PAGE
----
The world preaches a message of self-care and boundaries. It says, “this far and no more.” And it sounds good. It sounds good and is good to take care of yourself, to stand up for yourself and to have healthy boundaries in toxic relationships. But what does that look like for a Christian?
It's no shock when I'm impatient with my husband. He's slow and methodical. He doesn't do anything in a hurry. He’s the opposite of me in this way and I love it about him. It's clear I needed to marry a man who measures my temperament with his steadiness. This characteristic of my husband is a means of grace from God to help me grow.
It also drives me nuts.
The point is that you need to marry someone you can have a happy conversation with, someone who enjoys at least some of the things that you do. Marriage is not meant to be miserable.
Dying to self is painful, but dying in miserable sin is way worse.
Girls can be placed in an awkward position when they are asked out. How should a girl turn down a guy? Can a woman serve her brother in Christ who goes out on a limb to ask her out on a date? The apostle Paul tells us that whether we eat or drink, we should do everything to the glory of God. This does not exclude the moment when a girl is faced with the decision to say no to a pursuer
As I tossed and turned in the wee hours of the morning, my frustration grew; not with the speakers of the words I obsessed over, but with myself. It was clear to me that I had become a woman whose worth felt threatened by other’s opinions.
When we sin against God and the people around us, turning from that sin toward reconciliation actually begins with confession and then repentance . . . not just expressing emotional remorse. Of course we can still be sorry that we sinned, but to repent we also must ask ourselves, what are we really sorry for?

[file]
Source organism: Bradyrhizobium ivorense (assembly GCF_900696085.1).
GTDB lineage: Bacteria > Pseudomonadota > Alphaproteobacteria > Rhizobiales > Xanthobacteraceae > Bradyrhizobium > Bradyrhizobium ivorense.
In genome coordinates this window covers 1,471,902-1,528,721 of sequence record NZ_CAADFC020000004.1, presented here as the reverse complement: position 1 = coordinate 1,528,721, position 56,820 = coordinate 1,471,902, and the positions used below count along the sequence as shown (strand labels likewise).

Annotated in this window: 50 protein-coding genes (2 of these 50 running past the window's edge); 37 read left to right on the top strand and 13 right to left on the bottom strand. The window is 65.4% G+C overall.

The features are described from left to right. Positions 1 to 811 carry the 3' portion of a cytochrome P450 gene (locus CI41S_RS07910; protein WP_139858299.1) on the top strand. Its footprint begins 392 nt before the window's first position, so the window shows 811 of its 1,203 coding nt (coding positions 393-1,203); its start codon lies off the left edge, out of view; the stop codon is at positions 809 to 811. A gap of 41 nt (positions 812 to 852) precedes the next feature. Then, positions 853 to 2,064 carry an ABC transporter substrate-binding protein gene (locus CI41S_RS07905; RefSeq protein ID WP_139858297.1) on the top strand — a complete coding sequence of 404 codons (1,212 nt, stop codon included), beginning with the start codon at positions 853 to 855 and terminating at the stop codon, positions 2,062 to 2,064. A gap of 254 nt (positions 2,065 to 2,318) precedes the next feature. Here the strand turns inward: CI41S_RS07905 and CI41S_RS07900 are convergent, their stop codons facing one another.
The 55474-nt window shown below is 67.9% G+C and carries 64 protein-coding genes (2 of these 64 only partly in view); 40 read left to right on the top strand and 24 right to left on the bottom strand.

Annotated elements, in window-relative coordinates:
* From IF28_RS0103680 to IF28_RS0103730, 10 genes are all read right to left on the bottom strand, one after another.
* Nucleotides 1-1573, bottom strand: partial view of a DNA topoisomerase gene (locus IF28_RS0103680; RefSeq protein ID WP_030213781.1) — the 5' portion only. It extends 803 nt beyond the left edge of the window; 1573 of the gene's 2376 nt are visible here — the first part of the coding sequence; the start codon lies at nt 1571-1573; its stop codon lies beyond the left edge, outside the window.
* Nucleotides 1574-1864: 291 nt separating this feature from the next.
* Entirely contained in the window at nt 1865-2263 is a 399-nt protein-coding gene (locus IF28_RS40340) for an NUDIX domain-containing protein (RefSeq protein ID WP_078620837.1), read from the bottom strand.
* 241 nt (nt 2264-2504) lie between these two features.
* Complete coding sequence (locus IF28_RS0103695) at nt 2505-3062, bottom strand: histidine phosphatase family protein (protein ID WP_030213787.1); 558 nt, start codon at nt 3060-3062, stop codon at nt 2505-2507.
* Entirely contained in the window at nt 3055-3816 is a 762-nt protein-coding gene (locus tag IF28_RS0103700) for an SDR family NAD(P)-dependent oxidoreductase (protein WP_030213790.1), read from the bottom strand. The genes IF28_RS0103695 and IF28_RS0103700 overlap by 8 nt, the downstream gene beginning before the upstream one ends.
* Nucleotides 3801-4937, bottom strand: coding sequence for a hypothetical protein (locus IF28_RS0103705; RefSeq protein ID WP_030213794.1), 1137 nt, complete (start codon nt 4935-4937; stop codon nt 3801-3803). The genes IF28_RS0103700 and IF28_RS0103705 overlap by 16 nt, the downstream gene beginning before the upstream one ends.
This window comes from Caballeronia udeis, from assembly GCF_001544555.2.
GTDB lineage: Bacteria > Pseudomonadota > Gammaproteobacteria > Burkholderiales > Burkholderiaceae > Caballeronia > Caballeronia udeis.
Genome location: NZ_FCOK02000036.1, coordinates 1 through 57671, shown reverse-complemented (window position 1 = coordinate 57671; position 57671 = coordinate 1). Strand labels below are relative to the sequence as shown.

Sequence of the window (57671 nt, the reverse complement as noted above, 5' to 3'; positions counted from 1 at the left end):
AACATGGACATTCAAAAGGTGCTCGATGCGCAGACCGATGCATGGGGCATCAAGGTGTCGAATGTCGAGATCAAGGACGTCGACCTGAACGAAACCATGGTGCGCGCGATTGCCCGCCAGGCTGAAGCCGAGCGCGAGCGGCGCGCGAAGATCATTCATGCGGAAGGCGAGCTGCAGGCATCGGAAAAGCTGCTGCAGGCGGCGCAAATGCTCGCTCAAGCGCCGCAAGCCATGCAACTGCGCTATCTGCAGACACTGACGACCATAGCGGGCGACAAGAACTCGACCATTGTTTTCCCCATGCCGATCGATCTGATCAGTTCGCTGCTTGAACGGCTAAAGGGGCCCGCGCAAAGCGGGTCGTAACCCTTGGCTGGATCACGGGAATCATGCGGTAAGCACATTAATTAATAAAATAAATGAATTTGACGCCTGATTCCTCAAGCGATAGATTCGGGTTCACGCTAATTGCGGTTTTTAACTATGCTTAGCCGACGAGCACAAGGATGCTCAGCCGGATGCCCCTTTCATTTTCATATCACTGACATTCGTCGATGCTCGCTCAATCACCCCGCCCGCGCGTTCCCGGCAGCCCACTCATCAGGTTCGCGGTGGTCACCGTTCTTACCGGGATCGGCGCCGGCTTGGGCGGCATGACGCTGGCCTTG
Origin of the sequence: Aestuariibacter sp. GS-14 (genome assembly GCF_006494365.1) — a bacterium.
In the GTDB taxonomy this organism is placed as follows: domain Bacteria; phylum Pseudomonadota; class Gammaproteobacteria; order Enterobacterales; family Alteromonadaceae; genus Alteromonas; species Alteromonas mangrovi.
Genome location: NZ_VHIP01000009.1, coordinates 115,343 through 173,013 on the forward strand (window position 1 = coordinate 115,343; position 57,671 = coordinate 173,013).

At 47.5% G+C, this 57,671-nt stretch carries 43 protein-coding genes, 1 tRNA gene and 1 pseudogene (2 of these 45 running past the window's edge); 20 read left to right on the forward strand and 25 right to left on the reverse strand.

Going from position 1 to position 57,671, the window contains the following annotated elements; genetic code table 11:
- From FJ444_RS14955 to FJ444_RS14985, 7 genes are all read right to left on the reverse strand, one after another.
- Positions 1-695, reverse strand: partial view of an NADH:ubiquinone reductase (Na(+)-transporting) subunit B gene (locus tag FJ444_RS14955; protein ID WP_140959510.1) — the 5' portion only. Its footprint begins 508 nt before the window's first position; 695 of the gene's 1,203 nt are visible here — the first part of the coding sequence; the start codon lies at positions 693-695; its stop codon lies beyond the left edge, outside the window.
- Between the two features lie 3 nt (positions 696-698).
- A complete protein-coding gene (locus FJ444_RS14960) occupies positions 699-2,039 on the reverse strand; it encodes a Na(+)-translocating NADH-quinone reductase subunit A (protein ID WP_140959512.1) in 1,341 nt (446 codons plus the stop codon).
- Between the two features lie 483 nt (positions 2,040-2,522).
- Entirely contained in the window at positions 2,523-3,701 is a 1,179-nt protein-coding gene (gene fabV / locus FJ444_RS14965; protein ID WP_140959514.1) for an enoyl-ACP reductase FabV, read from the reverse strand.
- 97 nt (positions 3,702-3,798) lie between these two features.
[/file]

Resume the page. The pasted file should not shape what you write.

Many of us have been wounded by some of the pitfalls in attempting friendship with the opposite sex. Many can sense that something in the way we handle these relationships is “off,” but maybe we’re not sure exactly what. As Christians, how do we negotiate what is appropriate and inappropriate between men and women in friendship while honoring both purity and family?
“Your marriage is not your own. Stop treating it like it is. You WILL destroy it if you continue to act as if it belongs only to you. Not because you necessarily want to, but you can’t help yourself apart from me. If you aren’t living for Me, you are only living for yourself. At any moment in your given life, if you aren’t living to glorify Me---you are striving for your own glory. Stop. Or you will destroy everything I have given you.”
When Harry Met Sally made the question famous, but it’s been one we’ve been throwing around for at least the last century. Society has changed; the days of men in the field and women in the kitchen are by and large distant memories. Today, men and women are side by side in just about every arena. Men and women do not just meet in order to get married and have babies, but are co-workers and equals in the business world. This has forced men and woman to learn how to interact with one another outside of romantic relationships.
I get it, we don’t want to hurt anyone’s feelings. It’s the last thing we want to do. So when someone asks you out or you realize your dating relationship isn’t going to end in marriage be honest with the other person. Sometimes the most caring and loving thing to do when a relationship is over—is by telling the other person.